Iain Riddell, lay member of CHECT’s Scientific Advisory Committee, reflects on how childhood memories are shaped by the realities of retinoblastoma…

Among the mass of childhood memories rises the parental decision on a regular basis that an exciting family trek was required. So the four of us, parents, older brother and I, would set off with the dog to find a canal system across north London or up the Lea Valley.

These walks always seemed like a massive waste of time at whatever age which is not to say I didn’t enjoy or appreciate the act of walking. Right through my 20s you would find me happily trekking back and forth across parts of Wolverhampton or Telford for work purposes or shopping or visiting people.

Headphones on, sunglasses on, eye flicking about right, left, up, down, pulling in details of information, squinting when winter sunlight flashed between railings or through tree trunks or at the dreaded night-time car lights; heavy, hefty glasses bouncing up and down on the nose with every step.

So why the ambivalent memory of parental enforced family-walks? The purpose of family walks was partly that they were uplifting and illuminating. Only in adulthood did it twig that family walks were mostly about concentrating on uneven surfaces, mud edges, tree limbs reaching out to snatch glasses away, accidentally walking into oddly parked cars (which appeared from nowhere). So I never spotted the bird of prey on the Regent’s Canal or had the visual energy to appreciate the difference between an oak leaf and an ash leaf or notice the rabbit the dog had rustled out from hiding.

Yet oddly walking represented independence, A-level maths tuition (got a C grade by some miracle) meant nearly two hours of walking through Cardiff’s back pathways once a week in all weathers getting back and forth. The visual uncertainty of rain coated +14 bifocal glasses with significant axis (in practice vision was restricted to a small section of the lens) was preferable to having to navigate the bus system.

The bus system represented a series of exhausting visual challenges not least of which was ensuring you got on the right bus and moving through crowded pavements populated by two-eyed people who seem not to know how to use them.

Following an operation six years ago to replace the surviving eye’s lens that was lost to cataracts in 1981 (the heavy glasses are now a historical artefact) I have got back onto bicycles. Cycling was abandoned in my early teens (partly as I kept walking into lampposts and signs). Cycling has fortunately replaced walking as the main means of independent local travel for work and visiting, and supplanted swimming for exercise.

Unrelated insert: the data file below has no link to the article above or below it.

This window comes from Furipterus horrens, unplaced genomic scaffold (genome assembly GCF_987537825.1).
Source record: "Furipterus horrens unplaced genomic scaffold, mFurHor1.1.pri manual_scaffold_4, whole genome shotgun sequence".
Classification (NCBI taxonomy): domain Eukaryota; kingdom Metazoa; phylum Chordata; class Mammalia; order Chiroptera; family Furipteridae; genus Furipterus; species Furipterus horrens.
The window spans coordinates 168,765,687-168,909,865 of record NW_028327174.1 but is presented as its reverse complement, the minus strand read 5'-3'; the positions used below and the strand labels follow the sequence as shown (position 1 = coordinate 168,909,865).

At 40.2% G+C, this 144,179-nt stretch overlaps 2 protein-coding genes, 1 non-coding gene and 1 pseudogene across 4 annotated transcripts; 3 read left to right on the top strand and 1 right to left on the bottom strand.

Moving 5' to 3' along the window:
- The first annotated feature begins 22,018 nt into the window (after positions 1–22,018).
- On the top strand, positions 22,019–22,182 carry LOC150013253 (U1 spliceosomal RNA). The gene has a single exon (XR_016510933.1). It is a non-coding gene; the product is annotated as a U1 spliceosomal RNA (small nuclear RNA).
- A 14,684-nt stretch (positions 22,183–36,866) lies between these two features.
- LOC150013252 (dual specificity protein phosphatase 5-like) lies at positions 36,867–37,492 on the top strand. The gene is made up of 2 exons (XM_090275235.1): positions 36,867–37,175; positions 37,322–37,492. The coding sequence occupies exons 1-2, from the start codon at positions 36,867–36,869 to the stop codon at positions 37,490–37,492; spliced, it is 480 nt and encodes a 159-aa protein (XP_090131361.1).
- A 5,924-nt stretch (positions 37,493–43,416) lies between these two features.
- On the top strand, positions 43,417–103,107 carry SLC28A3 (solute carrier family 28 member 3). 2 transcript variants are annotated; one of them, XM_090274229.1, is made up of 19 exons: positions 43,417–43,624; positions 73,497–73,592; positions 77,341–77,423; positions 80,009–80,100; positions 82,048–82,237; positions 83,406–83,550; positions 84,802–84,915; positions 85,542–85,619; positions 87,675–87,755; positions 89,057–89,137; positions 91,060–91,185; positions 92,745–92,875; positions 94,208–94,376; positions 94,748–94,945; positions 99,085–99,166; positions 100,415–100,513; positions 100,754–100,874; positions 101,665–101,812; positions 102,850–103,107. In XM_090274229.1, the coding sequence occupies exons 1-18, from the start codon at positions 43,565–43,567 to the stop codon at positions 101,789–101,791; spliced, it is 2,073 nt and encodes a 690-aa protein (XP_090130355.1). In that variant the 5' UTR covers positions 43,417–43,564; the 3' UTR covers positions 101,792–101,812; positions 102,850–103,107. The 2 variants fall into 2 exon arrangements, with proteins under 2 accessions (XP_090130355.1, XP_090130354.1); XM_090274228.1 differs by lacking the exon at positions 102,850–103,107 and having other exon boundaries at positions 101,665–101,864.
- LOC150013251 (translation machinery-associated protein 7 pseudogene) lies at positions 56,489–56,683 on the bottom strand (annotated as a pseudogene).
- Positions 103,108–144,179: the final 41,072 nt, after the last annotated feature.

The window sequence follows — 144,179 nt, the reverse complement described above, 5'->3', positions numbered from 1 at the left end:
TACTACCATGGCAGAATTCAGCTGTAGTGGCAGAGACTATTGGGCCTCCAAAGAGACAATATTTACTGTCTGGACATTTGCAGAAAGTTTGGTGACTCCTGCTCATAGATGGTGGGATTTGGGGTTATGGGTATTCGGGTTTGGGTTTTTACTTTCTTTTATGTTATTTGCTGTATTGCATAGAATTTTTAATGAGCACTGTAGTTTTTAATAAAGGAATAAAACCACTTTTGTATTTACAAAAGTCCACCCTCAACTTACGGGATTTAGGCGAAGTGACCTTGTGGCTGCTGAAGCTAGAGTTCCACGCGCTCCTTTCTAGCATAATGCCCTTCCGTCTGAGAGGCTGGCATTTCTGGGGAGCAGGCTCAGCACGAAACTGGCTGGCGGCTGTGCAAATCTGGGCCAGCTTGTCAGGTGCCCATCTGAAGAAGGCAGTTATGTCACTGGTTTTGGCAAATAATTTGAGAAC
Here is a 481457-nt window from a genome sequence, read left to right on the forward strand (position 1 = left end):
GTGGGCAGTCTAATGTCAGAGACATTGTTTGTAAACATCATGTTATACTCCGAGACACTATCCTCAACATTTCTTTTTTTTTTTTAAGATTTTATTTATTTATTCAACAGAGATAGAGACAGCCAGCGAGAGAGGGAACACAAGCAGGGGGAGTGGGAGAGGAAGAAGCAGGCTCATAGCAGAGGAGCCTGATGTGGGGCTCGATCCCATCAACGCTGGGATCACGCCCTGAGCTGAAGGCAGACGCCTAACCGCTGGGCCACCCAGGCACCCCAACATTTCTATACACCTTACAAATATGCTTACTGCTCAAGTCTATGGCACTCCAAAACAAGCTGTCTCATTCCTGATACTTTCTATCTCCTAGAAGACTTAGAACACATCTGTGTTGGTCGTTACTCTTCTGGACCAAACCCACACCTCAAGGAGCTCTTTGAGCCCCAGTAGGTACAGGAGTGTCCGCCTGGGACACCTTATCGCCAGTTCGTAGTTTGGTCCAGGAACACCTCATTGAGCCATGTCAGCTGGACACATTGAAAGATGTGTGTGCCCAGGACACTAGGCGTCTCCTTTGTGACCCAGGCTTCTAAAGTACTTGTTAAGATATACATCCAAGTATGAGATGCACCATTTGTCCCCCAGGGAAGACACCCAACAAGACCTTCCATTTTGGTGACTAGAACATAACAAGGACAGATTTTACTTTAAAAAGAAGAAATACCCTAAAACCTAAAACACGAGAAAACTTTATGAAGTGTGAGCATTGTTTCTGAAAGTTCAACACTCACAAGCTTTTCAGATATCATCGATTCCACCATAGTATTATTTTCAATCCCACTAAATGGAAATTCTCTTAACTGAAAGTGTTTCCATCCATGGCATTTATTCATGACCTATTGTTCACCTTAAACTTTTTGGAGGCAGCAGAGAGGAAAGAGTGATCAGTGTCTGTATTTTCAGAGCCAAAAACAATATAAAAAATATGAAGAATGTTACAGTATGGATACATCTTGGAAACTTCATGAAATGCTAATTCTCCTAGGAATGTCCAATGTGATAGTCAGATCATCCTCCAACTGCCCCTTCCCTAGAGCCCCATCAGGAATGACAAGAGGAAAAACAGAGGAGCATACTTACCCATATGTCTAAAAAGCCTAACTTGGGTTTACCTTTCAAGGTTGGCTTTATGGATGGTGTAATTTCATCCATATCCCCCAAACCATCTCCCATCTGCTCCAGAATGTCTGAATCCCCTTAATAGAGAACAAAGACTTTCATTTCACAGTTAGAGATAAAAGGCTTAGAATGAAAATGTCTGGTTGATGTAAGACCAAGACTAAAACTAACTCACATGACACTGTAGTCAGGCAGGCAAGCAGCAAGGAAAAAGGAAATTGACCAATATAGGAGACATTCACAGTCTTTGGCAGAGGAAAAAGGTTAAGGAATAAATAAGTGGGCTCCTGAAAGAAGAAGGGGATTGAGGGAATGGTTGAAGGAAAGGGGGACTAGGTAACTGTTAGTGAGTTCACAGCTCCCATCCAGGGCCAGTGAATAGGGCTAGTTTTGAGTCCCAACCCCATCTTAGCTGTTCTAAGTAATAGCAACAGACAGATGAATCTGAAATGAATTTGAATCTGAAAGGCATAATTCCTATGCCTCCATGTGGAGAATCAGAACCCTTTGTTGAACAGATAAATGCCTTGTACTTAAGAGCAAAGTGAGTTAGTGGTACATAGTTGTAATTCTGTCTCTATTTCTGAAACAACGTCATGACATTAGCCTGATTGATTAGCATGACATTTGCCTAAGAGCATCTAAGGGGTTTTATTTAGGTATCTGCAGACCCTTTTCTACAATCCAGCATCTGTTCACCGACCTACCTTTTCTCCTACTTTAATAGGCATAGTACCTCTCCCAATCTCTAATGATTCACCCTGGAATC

Swimming was another series of sometimes disastrous visual calculations. Starting with, do I leave the glasses in the lockers, vision reduced to squiggly lines?

‘The locker is middle row, four from the left or was it among the lockers on the right hand wall or left hand wall, easier to swim alone than with other people as haven’t a hope of seeing anybody waving.’

‘Does somebody mind fetching my eye from the bottom of the pool, I have had a growing spurt and the suction of my goggles coming off popped it right out and to the bottom it plummeted.’

‘Is there enough space to get past these slow swimmers? Oops apparently not, ouch that was the wall (no depth perception).’

The replacement of my internal lens after 29 years brought along something called peripheral vision. I discovered I no longer needed to point my nose directly at whatever it was I wanted to see, nor did I have to tip my head to ensure that the bifocal line distorted the bus information while trying to doge through a crowd.

The abandonment of heavy bifocals also enabled the realisation and articulation at 34 of decades of shoulder, neck and arm pain, discovering that they were most likely caused by dual action of being unifocal and managing the bifocal line by adjusting the head position stretching a variety of nerves.

Months of physiotherapy helped realign the nerves reducing the pain and I gained 1.5 inches of height as the hunched shoulders for which I was noted from primary school were no longer required.

While skiing in Saalbach after New Year I was reflecting upon the disparity that retinoblastoma and Rb treatment has caused in visual ability. One day crawling across a basic slope unable to see the difference between up and down, or notice significant mounds of snow ready to hurl me from my skis, utterly reliant on hearing and skill to keep me on my feet and balanced. The next day whizzing past the majority of folk, hurtling down steep black runs with a certain flare as the ambient light had produced some striking contrasts on the pitches.

I wondered what level of determination would overcome these realities of Rb and Rb treatment.

As I peeled out of the layers of ski gear in the evening and considered how my Rb-related lipomas were reshaping my skin and muscle structures; neck, shoulders, calves, thighs, arms, chest; how many of the life defining choices so far taken were shaped by the consequences of adjusting to the realities of Rb and Rb treatment?

A shorter version of Iain’s article appears in the Spring/Summer 2016 edition of our InFocus newsletter – out now.

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